As the Saudi Arabia of maple syrup, Quebec plays a major role in establishing wholesale price, which over the past six years has ranged widely, from about $2.25 to more than $4.25 per pound (a gallon of syrup weighs 11 pounds). American sugarmakers have a love/hate relationship with the syrup cartel: They hate the power the Canadians wield, and they have an entrepreneurial disdain for the quota system, which they suspect leads to lazy sugarmaking; conversely, they realize that in a bad season the maple reserve might be all that stands between themselves and a collapsed global market.
The Canadian stranglehold on the maple industry does something else, too: It exposes American sugarmakers to the whims of international currency exchanges. “When we could sell 80 percent of Vermont production in Vermont, it wasn’t a problem,” David Marvin told me. “But now I have to watch that dollar every day. If the Canadian dollar goes to $1.50 again, a lot of people are going to be out of business.” That’s because syrup is priced in Canadian currency; therefore, if the Canadian dollar were to strengthen against the American dollar by one-third, American producers would receive 33 percent less for their syrup.
But despite all this, the maple gold rush shows little sign of abating anytime soon. That’s in large part because maple syrup remains a bit player in the sweeteners aisle, fomenting the optimism that someday it won’t be such a bit player. Currently, a mere 6 percent of Americans consume syrup annually, for a per-capita annual consumption rate of 2.6 ounces, an amount I can confirm hardly does justice to a stack of pancakes. By comparison, Americans eat 20.8 ounces of honey and 464 ounces of added sugar annually. But, although syrup consumption is a comparative dribble, it’s also on the rise: In 1975, Americans ate just 1.03 ounces each year. And many in the industry are encouraged by trends toward more-natural sweeteners.
“There are a lot of trends that play into maple,” Matt Gordon told me. “Sure, it’s sugar, but it’s all-natural. It’s wild. It’s got a better story to tell than other sugars.” What’s more, foreign consumption, while still a small piece of the puzzle, is rising fast, with Japan and Germany showing a particular fondness for maple.
Is it possible, then, that Vermont’s (and by extension, the rest of New England’s) maple industry can keep growing into the foreseeable future? Is it possible that Tommy and Cecile Branon and the Sorkins, each with their 60,000-plus-tap operations, will no longer be viewed as anomalies, but as just the way things are? Is it possible, even, that the traditional sugarbush—a place of towering trees, soft breezes, and the unique peace of the wild—will soon be supplanted by cultivated rows of severed saplings?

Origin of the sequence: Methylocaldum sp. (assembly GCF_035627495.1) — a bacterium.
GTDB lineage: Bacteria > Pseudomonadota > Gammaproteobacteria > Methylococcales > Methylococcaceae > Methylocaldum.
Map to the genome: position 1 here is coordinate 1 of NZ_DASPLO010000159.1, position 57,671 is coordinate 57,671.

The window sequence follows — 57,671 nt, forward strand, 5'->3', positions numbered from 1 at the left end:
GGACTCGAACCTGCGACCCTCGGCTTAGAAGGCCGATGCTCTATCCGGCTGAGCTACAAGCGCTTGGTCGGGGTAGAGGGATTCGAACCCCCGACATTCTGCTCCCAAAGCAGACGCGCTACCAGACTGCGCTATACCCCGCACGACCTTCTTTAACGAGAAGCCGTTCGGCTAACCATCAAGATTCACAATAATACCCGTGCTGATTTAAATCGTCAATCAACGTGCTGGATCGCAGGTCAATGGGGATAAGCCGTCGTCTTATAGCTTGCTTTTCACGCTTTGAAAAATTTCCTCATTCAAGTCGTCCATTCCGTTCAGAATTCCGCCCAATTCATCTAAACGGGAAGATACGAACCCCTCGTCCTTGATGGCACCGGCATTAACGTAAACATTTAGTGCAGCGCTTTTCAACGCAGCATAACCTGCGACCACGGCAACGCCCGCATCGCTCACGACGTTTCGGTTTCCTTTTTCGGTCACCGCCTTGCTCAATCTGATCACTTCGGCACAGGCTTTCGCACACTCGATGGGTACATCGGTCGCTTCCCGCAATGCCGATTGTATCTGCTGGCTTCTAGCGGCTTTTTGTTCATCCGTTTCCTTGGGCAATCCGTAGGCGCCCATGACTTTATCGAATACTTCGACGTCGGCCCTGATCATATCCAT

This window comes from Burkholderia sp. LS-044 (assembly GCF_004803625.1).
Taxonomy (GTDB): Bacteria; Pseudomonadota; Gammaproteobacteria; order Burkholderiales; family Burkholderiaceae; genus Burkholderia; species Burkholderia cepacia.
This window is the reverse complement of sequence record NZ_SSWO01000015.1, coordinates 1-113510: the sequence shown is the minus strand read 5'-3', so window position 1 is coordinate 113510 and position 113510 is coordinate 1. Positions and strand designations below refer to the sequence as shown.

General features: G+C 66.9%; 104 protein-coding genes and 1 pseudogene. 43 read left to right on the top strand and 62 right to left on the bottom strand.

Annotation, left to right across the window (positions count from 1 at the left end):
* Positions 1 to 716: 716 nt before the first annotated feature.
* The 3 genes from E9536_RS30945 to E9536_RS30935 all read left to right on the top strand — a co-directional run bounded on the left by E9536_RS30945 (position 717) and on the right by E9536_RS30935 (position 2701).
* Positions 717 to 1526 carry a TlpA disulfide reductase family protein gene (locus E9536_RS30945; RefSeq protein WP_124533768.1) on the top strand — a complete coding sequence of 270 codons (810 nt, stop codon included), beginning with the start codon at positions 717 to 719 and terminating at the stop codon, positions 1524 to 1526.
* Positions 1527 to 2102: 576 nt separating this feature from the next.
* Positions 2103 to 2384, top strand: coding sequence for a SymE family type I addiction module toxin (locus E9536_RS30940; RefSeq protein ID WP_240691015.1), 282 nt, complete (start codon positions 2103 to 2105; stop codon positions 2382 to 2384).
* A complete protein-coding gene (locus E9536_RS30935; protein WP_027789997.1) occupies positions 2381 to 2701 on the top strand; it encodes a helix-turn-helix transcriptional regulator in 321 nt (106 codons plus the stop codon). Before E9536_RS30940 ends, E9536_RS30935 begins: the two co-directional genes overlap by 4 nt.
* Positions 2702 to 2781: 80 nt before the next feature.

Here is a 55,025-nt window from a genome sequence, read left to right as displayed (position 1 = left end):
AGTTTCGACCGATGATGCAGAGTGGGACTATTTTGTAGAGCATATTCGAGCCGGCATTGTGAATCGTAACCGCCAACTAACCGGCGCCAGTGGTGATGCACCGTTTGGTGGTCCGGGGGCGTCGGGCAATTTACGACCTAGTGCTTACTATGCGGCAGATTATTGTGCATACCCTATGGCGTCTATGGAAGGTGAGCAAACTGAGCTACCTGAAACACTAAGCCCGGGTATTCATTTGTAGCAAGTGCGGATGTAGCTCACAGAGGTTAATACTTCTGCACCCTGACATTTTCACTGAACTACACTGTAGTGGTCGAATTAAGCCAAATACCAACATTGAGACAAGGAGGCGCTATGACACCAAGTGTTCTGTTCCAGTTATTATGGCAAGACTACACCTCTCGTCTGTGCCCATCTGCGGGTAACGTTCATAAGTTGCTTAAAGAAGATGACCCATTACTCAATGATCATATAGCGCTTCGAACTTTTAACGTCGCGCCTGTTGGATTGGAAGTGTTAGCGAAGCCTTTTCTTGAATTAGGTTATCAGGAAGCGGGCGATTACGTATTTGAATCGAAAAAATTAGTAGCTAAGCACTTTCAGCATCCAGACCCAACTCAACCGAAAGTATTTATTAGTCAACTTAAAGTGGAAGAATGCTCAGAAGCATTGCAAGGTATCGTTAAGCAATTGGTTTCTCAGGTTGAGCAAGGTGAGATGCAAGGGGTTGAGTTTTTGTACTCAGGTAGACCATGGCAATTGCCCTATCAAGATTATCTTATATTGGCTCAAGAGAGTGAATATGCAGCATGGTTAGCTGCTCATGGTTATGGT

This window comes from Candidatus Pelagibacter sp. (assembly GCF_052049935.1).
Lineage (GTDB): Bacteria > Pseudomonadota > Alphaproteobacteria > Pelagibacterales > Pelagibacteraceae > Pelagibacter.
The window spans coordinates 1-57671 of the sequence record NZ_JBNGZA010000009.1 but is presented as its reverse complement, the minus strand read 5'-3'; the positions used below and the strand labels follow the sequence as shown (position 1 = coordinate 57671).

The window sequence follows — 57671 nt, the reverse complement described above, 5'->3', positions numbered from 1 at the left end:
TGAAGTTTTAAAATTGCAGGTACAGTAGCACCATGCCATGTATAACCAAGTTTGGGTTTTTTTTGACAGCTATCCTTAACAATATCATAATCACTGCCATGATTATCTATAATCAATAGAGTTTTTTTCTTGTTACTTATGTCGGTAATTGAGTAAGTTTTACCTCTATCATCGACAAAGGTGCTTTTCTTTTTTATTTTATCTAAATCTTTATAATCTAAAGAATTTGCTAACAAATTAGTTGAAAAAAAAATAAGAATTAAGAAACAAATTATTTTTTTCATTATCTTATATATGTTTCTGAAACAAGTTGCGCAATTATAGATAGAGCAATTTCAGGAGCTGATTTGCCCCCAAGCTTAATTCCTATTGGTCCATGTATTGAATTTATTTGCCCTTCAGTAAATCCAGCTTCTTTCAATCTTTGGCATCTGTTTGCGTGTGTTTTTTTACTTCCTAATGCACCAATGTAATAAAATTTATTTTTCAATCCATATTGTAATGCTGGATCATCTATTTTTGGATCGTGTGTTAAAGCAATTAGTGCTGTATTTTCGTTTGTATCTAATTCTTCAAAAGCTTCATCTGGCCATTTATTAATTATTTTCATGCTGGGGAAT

“If plantation maple ultimately replaces wild-harvested maple syrup, it would be tremendously sad,” Sorkin said. “I have no philosophical or ethical position against it. In fact, I briefly considered positioning myself to take advantage of the new technique, but ultimately decided against it. It’s just not the same thing anymore, and, right or wrong, I’ve made the decision that I don’t want to do it.”
I thought back to my ride with Cecile Branon and how over the span of just a couple of hours, we’d churned past multiple relics of the Branon family’s sugaring history. Deep in the woods, we came across an old sugarhouse, its roof collapsed under a fallen tree. Stacks of long-abandoned sap buckets lay under the rotting rafters. Later, we buzzed across a field where one of the family’s retired draft horses nuzzled at winter-dead grass. The horse seemed hungry, and Cecile radioed for someone to bring a bale of hay.
I thought about those 500,000 taps, part of an investment firm’s “asset management” portfolio. I pictured rows and rows of young maple saplings sheared at chest height, tethered to one another by plastic tubing clamped over the wound where their maturing crown once grew. I’d heard these plantations compared to cultivated apple orchards, but from what I’d seen at the Proctor Maple Research Center, fields of corn seemed a better analogy. Could such a thing really come to pass? On the one hand, it seemed improbable, almost impossible to fathom. On the other hand, no one had predicted a half-million-tap sugarbush, either.
I remembered how, on that morning with Cecile, just after we’d crossed the horse pasture, I’d looked behind us, to where I could see the steam rising from the vented sugarhouse roof. It drifted into the air and then disappeared, unwanted water turned into nothing at all.